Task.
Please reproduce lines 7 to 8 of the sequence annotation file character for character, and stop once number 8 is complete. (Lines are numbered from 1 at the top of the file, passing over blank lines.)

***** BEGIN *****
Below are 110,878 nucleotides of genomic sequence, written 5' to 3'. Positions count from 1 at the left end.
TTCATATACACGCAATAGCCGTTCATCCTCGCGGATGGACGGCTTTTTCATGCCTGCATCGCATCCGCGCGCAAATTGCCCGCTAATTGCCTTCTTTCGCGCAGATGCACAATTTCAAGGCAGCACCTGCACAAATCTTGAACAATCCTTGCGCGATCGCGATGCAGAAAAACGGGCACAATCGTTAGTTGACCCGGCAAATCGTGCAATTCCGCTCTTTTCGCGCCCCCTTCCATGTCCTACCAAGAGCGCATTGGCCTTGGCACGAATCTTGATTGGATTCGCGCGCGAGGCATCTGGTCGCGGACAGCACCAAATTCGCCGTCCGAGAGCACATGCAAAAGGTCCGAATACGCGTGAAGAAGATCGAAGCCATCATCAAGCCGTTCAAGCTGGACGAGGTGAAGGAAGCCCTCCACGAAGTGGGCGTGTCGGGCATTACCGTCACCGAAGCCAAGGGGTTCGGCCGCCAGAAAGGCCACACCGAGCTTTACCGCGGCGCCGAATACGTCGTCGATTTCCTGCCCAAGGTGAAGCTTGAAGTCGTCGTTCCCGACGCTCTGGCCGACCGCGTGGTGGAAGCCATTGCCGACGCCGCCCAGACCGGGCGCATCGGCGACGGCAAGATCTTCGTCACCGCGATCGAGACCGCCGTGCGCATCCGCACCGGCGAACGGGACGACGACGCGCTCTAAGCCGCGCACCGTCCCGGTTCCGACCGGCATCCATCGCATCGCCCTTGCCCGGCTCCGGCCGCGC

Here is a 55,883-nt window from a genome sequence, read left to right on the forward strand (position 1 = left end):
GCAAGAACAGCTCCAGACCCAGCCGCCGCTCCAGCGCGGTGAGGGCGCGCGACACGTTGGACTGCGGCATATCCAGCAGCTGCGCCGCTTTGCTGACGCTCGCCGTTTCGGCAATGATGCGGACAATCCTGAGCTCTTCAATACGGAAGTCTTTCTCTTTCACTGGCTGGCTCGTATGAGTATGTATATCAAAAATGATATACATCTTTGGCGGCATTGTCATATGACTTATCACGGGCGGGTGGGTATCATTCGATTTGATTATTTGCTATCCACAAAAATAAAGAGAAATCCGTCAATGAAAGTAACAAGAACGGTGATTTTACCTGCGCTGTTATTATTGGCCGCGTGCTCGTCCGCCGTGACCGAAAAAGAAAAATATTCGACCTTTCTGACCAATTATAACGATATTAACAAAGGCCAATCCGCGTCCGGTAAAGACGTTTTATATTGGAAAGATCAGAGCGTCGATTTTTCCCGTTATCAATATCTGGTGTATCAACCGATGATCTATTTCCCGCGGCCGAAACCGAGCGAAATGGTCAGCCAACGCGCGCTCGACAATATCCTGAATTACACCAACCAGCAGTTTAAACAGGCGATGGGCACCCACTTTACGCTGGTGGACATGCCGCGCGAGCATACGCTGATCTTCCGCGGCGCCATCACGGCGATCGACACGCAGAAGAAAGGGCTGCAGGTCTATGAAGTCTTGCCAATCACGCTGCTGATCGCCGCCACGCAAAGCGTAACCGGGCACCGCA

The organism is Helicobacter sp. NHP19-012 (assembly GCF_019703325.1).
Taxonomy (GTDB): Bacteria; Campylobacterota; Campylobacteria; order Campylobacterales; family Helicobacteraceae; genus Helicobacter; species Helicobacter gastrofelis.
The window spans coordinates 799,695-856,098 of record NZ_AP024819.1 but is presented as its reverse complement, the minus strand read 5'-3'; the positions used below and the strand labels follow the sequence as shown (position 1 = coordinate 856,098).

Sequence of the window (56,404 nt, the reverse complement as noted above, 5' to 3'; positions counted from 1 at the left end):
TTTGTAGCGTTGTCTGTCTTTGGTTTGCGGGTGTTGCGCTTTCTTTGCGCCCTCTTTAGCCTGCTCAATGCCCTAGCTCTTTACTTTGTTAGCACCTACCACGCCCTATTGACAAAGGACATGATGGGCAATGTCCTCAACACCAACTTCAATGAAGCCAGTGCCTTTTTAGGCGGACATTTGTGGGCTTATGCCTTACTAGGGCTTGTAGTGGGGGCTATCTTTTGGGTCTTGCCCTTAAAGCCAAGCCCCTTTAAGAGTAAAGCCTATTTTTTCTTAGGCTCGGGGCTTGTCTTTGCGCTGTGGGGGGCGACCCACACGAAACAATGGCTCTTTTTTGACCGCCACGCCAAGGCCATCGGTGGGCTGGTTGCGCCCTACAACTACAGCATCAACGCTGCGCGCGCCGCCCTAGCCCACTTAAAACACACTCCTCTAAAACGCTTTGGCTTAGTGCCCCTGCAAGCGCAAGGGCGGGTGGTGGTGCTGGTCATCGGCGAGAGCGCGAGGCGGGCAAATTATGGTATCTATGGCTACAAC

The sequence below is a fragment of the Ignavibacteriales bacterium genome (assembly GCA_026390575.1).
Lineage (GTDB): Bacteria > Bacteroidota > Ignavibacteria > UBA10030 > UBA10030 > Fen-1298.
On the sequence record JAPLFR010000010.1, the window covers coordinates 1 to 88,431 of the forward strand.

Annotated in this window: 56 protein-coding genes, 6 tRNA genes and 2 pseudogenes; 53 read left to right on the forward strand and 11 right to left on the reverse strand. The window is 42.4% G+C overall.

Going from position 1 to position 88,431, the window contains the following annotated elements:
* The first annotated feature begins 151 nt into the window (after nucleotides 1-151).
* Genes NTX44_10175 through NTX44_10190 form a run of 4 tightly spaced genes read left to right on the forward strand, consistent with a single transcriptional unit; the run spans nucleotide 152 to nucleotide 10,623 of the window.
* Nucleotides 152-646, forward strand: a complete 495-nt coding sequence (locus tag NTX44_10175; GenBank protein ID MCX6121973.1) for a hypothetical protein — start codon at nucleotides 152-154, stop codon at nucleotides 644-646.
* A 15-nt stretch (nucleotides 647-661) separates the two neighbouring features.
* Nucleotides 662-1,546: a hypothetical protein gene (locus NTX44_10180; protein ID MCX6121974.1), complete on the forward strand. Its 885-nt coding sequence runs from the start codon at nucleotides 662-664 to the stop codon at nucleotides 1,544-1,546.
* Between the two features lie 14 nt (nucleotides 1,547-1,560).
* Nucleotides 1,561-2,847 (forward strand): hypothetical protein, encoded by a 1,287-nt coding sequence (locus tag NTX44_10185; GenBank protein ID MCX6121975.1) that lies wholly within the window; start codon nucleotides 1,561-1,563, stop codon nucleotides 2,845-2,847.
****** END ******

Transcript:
The window spans coordinates 799,695-856,098 of record NZ_AP024819.1 but is presented as its reverse complement, the minus strand read 5'-3'; the positions used below and the strand labels follow the sequence as shown (position 1 = coordinate 856,098).

Sequence of the window (56,404 nt, the reverse complement as noted above, 5' to 3'; positions counted from 1 at the left end):